1. Limited time only! Sign up for a free 30min personal tutor trial with Chegg Tutors
    Dismiss Notice
Dismiss Notice
Join Physics Forums Today!
The friendliest, high quality science and math community on the planet! Everyone who loves science is here!

Static Friction and angle of Repose

  1. Feb 27, 2009 #1
    I did an experiment where I had to determine the static friction of a wooden block on a horizontal wooden plank.

    I determined Mu s for that to be 0.246

    I then used the same block and plank, but this time I tried to determine Mu s by increasing the angle between the plank and the horizontal. I basically raised one side of the plank until the block started sliding...and recorded that angle as the angle of repose. I got Mu s for this part of the experiment to be 0.306

    now I had to calculate the percent difference: ((.246-.306)/average) * 100

    and I got 21.69 %

    Shouldn't the percent difference be as small as possible? I assumed that Mu s would theoretically be the same no matter what angle?
     
  2. jcsd
  3. Feb 27, 2009 #2

    LowlyPion

    User Avatar
    Homework Helper

    How did you determine the μ for the horizontal plank?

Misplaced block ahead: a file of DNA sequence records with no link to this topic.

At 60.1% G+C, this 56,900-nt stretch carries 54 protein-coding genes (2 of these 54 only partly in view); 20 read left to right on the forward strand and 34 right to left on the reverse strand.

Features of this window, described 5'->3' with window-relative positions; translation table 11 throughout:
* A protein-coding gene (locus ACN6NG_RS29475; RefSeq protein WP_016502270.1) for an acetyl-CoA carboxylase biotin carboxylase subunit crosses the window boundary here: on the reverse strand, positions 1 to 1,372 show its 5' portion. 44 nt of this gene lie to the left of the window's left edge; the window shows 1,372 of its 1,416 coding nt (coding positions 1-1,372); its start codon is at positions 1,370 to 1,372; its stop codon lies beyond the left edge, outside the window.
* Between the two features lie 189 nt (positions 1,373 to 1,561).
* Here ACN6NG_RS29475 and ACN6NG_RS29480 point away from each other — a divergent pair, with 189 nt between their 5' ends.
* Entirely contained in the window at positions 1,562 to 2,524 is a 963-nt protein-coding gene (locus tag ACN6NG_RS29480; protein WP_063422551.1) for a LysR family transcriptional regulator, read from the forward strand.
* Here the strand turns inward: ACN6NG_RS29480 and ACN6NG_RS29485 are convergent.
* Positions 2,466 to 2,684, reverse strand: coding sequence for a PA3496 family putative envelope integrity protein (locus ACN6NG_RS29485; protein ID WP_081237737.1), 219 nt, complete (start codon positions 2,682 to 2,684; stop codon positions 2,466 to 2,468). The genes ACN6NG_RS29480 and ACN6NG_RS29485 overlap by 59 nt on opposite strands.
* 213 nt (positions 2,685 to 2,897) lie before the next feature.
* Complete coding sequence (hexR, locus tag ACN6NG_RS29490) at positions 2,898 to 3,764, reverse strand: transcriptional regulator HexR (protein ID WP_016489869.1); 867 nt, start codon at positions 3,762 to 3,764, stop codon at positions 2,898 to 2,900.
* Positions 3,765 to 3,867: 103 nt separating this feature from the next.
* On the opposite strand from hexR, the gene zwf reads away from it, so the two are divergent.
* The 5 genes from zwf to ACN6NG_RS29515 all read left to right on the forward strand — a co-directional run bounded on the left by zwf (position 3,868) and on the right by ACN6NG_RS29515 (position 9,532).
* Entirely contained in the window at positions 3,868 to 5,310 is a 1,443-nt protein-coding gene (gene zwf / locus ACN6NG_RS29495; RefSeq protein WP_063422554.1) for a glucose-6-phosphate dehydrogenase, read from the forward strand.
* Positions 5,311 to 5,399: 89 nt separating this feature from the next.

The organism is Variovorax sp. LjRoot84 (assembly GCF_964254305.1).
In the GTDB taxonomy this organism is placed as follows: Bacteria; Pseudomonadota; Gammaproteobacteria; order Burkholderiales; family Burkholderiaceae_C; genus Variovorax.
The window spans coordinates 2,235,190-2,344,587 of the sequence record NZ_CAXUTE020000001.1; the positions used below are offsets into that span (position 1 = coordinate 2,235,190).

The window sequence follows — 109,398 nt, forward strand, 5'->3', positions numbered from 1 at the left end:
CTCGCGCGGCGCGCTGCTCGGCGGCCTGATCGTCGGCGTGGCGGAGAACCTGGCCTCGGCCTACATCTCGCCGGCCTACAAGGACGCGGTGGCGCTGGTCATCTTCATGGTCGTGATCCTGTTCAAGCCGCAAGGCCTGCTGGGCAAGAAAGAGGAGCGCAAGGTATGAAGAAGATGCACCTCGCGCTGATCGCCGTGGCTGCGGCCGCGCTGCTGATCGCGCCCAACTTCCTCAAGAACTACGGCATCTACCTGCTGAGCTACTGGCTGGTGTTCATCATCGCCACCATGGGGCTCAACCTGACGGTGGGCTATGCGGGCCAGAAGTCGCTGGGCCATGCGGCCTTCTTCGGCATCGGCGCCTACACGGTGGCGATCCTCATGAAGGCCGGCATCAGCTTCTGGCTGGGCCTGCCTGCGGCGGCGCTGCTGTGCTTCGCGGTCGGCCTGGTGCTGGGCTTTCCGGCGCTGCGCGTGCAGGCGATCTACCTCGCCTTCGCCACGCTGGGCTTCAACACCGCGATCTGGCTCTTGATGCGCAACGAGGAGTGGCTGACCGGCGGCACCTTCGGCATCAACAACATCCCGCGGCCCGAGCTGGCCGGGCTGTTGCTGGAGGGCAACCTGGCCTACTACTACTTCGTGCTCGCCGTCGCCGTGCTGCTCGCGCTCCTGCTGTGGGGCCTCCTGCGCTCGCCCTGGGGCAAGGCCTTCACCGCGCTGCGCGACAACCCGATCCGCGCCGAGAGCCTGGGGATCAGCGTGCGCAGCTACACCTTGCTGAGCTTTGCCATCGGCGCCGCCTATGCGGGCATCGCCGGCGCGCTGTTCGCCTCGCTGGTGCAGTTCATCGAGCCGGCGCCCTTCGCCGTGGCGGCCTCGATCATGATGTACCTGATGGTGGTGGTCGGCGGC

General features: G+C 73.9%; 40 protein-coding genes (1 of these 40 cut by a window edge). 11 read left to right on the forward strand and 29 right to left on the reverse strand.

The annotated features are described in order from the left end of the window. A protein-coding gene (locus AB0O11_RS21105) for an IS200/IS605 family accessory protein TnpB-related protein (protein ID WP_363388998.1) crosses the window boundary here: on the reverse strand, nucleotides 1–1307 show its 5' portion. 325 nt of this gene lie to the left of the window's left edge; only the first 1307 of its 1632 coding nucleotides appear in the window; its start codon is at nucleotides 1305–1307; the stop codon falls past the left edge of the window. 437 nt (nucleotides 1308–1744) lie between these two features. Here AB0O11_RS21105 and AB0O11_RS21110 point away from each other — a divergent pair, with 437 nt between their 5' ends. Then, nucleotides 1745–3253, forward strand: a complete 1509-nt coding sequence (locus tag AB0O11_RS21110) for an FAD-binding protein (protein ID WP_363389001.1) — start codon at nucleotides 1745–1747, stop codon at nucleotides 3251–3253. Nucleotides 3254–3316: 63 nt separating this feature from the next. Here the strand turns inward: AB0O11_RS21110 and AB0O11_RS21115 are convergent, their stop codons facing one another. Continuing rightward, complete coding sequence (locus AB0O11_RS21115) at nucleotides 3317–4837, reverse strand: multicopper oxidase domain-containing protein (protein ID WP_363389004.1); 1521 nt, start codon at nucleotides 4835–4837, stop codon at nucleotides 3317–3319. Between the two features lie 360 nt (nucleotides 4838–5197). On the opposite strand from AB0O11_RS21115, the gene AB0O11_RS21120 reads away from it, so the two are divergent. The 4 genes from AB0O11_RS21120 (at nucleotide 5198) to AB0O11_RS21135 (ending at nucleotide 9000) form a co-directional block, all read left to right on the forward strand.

You may have lots of sources of errors.

    But to answer your question, yes it is usually agreeable to be able to reconcile the theoretical with the observed.

    You may want to consider how the differences in your results arose.
     
  4. Feb 27, 2009 #3
    Attached how I've setup the experiment for the horizontal. (I determined mu s by adding masses to m2 until the m1 started moving with constant speed) -- at least I tried to maintain a constant speed.

    Attached is also the data for Experiment 1 and 2. (i'm comparing only the wood from experiment 2)

    as you can see the Mu s is not very different from either experiment...
     

    Attached Files:

  5. Feb 27, 2009 #4

    LowlyPion

    User Avatar
    Homework Helper

    I can't see your pics, but ...

    If you were maintaining constant speed you were measuring kinetic friction that is always less than static, the point at which it begins to slide.

    Other sources of error are not pulling exactly horizontal for instance. Slightly up lightens the loading, down increases the loading. Or measuring the angle ± a degree or so, as you tilt it, etc. Or reading the scale as you are pulling. etc.
     
  6. Feb 27, 2009 #5
    I think LowlyPion has pointed out the major source of error.

    Some other things to think about:

    Although I'm doing some fast hand waving about repeatability and error, someone of your level, with what I expect to be your equipment, should probably only use one significant figure for wood on wood.

    What species wood? Some woods exhibit stiction.

    Did you change the grain orientation?

    And, did you have the same normal force each time?
     
Know someone interested in this topic? Share this thread via Reddit, Google+, Twitter, or Facebook